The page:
Airfield opponents remain vigilant

Published 12:00 am Friday, August 3, 2007

COURTLAND—For Lynda Updike and many of the nearly 300 citizens in a sweltering building at the Southampton County Fairgrounds Wednesday night, the fight has just begun.

Despite the fact the Board of Supervisors voted earlier in the day to ask that four Southampton sites be withdrawn from a list of potential locations for an auxiliary airstrip to be used for Navy pilot training, Updike and others vowed not to stop fighting.

&uot;We’ve got to keep on keeping on until we see that no site in Southampton County is on that list,&uot; she said, noting that &uot;organization and solidarity are the keys.&uot;

The group met to discuss potential responses to Southampton’s inclusion on a list of 10 potential locations for an airstrip that would supplement training operations at Naval Auxiliary Landing Field Fentress.

The governor’s Office on Commonwealth Preparedness submitted the list last month in response to a request by the Navy to identify potential alternatives to its preferred site in Washington County, N.C.

That North Carolina location has been the subject of multiple environmental and legal challenges, postponing the Navy’s plans for a new outlying landing facility.

Other sites proposed in Virginia are located in Sussex, Surry, Greensville and King and Queen counties. North Carolina was also asked to submit a list of possible locations, which officials there asked the Navy to keep private. Another Virginia site, Fort Pickett, had been submitted to the Navy earlier by U.S. Sen. John Warner.

Although Navy representatives have said on numerous occasions that they do not wish to push another community into a relationship, many of those attending Wednesday’s citizens’ rally were suspicious and unwilling to take the Navy at its word.

&uot;These are not people who are fighting the country; these are people who are fighting the government’s policy, which you know and I know is wrong,&uot; said Ellis James, a Norfolk resident who has been working with the group North Carolinians Opposed to the Outlying Landing Field.

James, a retiree who describes himself as an &uot;observer&uot; for the Sierra Club, has been involved heavily in the effort to keep the Navy from building its airstrip in Washington County, N.C., or in any of the other northeastern N.C. locations the service has considered.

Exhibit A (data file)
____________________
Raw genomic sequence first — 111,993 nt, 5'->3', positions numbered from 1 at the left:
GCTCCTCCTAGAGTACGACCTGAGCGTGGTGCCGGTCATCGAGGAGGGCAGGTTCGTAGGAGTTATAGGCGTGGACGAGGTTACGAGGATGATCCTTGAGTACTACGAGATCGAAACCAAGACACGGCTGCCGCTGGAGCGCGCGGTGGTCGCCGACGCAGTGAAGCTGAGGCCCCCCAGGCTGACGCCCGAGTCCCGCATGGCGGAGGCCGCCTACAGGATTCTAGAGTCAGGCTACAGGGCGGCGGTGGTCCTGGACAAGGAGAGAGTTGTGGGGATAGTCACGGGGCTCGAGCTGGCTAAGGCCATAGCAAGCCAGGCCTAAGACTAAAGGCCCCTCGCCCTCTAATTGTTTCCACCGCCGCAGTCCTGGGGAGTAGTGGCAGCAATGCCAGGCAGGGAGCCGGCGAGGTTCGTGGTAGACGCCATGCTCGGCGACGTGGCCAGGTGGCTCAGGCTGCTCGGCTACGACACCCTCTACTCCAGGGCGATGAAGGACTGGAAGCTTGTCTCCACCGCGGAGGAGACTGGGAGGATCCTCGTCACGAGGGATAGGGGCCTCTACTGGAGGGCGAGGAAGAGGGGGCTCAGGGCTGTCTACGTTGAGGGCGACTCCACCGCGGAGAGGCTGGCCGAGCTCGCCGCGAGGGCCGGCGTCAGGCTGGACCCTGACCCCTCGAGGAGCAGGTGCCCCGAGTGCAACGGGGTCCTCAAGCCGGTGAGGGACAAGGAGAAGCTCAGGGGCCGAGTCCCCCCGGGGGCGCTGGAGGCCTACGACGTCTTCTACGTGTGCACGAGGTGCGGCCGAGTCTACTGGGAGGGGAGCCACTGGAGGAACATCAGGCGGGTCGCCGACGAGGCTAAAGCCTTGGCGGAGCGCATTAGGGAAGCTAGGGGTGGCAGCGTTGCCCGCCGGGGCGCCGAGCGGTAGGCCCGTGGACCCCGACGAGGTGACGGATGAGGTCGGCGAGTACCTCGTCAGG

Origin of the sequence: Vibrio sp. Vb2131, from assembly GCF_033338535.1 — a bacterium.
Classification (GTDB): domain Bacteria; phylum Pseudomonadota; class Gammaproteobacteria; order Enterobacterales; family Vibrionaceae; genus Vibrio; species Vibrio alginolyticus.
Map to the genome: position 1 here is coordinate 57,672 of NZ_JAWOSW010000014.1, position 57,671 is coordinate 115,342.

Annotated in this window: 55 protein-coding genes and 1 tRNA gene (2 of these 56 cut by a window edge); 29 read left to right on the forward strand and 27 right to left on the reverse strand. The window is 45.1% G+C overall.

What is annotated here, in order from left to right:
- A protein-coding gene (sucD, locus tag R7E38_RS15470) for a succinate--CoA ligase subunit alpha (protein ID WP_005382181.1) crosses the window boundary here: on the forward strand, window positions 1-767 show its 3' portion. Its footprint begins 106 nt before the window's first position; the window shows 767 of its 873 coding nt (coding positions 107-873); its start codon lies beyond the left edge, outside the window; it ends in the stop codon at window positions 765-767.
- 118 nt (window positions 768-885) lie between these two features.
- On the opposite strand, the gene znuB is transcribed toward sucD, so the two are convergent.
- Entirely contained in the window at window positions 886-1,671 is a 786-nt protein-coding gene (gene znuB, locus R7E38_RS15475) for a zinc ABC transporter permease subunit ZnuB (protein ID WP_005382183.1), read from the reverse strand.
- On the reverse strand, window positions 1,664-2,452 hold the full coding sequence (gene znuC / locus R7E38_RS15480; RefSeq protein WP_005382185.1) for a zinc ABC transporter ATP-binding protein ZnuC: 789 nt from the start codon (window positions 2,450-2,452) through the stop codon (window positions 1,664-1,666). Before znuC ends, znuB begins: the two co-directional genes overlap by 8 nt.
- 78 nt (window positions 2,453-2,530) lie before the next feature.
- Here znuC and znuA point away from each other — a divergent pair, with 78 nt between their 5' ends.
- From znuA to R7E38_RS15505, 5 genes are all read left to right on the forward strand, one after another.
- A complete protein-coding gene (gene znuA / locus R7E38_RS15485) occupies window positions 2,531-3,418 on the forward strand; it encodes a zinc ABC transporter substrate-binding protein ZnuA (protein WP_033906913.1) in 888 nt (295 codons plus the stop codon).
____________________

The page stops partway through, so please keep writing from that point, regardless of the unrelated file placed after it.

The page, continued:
&uot;We have a very deep commitment to making sure the government is doing things that are right and not wrong,&uot; he said.

Much of the opposition to the Washington County site came about because of environmentalists’ concerns about the effects thousands of touch-and-go landings would have on a wildlife refuge in that area.

Though Southampton lacks such a refuge, he said, the county does have wildlife, and it has historical sites that would be put at risk by the landing field.

Residents need to continue to work together to make sure the Navy keeps its word and turns its attention from Southampton County, he said. But it was clear from his remarks that James has little confidence in the Navy’s promises.

&uot;The Navy has pressured people in North Carolina over and over and over again,&uot; he said. &uot;Now you need to clearly understand that this is the time to continue to send your e-mails and make your calls.&uot;

&uot;Let’s all hang together,&uot; Updike said to the crowd. &uot;I hope all of us will still stay in the fight. We want to save our homes, save our heritage, save our history and save our way of life.&uot;

Those attending were encouraged to contribute to a fund to buy &uot;No OLF&uot; signs. Boykins attorney and history buff Rick Francis also asked residents to carefully examine site maps and identify any historical details that might be impacted by the airstrips.

&uot;We’d like to keep a high visibility, to keep this on the front burner,&uot; he said.